NASHVILLE — State Senator Todd Gardenhire (R-Chattanooga) won unanimous approval on Wednesday of legislation modernizing Tennessee’s Certificate of Need (CON) program. Senate Bill 1842 makes important changes, including removing several services from requiring certificates of need, as well as adding flexibility to the way that hospitals and physicians groups operate in the state.
“This legislation makes several reforms that will reduce the cost of healthcare and provide greater access to our citizens,” said Sen. Gardenhire, who chaired a study committee last summer which looked into the CON process. “The changes we have made in this legislation are reasonable, logical and key to removing costs from government intrusion that provides no benefit to our fellow citizens.”
CON is a legal document required in some states, including Tennessee, before proposed acquisitions, expansions, or creations of healthcare facilities are allowed. In short, if a hospital or healthcare facility wishes to expand its capacity, whether that is the number of hospital beds it makes available or the types of imaging it can conduct, the facility must apply to a state board for permission through the CON process.
Tennessee’s CON program started in 1974 as a result of the passage of the federal “Health Planning and Resources Development Act” which made federal funding contingent on having a process in place. That requirement was lifted in 1987 and while 14 states discontinued their programs, Tennessee decided to continue the CON process.
Key reforms in the bill, as amended by the Finance, Ways and Means Committee, include:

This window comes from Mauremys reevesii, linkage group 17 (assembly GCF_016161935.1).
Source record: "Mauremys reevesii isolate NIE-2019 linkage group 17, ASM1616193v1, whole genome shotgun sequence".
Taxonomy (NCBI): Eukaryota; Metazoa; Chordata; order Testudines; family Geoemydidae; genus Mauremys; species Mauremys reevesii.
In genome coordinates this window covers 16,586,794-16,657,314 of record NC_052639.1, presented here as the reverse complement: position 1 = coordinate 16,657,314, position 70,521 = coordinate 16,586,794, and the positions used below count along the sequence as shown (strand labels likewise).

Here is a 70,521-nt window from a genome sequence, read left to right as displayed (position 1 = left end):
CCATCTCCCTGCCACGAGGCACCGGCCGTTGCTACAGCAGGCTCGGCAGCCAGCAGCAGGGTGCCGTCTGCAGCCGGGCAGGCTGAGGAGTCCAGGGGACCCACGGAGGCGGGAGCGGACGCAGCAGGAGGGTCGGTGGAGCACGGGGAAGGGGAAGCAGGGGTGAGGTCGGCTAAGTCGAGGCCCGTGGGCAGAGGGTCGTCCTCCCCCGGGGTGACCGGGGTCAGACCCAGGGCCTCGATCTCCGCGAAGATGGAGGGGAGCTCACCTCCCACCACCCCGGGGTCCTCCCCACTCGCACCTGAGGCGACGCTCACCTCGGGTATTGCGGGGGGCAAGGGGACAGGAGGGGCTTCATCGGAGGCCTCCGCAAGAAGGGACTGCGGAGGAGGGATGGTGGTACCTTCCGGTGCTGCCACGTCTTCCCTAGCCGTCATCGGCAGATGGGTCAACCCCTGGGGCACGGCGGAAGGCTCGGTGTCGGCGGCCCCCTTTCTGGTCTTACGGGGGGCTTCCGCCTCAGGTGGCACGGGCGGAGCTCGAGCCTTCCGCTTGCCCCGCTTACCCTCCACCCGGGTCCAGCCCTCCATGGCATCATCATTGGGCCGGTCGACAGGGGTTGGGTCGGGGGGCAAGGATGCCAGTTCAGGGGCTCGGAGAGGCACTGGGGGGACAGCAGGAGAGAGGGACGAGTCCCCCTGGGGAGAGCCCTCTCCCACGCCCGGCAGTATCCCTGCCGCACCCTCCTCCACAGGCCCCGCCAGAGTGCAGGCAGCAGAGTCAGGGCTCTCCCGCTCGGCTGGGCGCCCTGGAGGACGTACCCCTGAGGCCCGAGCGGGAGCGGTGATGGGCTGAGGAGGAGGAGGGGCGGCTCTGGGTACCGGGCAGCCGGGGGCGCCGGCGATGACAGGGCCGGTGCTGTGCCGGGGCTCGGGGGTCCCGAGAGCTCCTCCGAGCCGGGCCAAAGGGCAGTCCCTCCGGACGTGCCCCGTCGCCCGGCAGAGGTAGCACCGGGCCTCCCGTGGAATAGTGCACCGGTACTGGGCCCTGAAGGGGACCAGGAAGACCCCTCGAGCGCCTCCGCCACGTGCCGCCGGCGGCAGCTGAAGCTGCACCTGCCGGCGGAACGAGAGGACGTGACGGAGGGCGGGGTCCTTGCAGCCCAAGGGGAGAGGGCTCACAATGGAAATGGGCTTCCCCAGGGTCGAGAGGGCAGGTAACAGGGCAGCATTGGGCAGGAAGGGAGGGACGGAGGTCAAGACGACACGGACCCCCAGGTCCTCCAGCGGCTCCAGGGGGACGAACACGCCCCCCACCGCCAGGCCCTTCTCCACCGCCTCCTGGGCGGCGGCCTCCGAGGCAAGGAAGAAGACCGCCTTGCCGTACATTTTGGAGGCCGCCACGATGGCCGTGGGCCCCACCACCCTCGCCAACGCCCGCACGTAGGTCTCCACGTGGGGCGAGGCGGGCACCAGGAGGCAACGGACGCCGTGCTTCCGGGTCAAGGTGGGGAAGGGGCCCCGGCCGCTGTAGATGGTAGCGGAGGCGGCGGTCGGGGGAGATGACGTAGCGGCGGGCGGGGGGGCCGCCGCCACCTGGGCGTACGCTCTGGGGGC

• Eliminates the CON for birthing centers, lithotripsy, rehabilitation services and hospital-based alcohol and drug treatment for adolescents;
• Eliminates the CON for discontinuation of obstetrician (OB) services and critical access hospital closures;
• Eliminates the CON requirement for important capital investments for modification or renovating existing health care institutions, as well as investments in medical equipment; and
• Recognizes the healthcare differences faced by rural communities by only eliminating the CON for initiation of MRI services or purchasing of additional MRI machines for counties having a population greater than 250,000 (Hamilton, Davidson, Shelby, Rutherford and Knox), except for those serving patients less than 14 years of age.
“There are significant challenges that our providers in rural areas face,” added Gardenhire. “Those challenges are very different than what providers in our more urban areas work through every day. As such, this legislation takes that into account to ensure access and quality of care for all Tennesseans, urban or rural.”
Another key part of the reform includes requiring entities that contest the CON application to pay a 25 percent examination fee prior to accepting the contest. If the application is denied, the 25 percent will be refunded to the applicant.
The bill reflects the agreement made by many healthcare stakeholders across the state who met with Gardenhire and other key leaders in the Senate and House of Representatives last summer and during the current legislative session.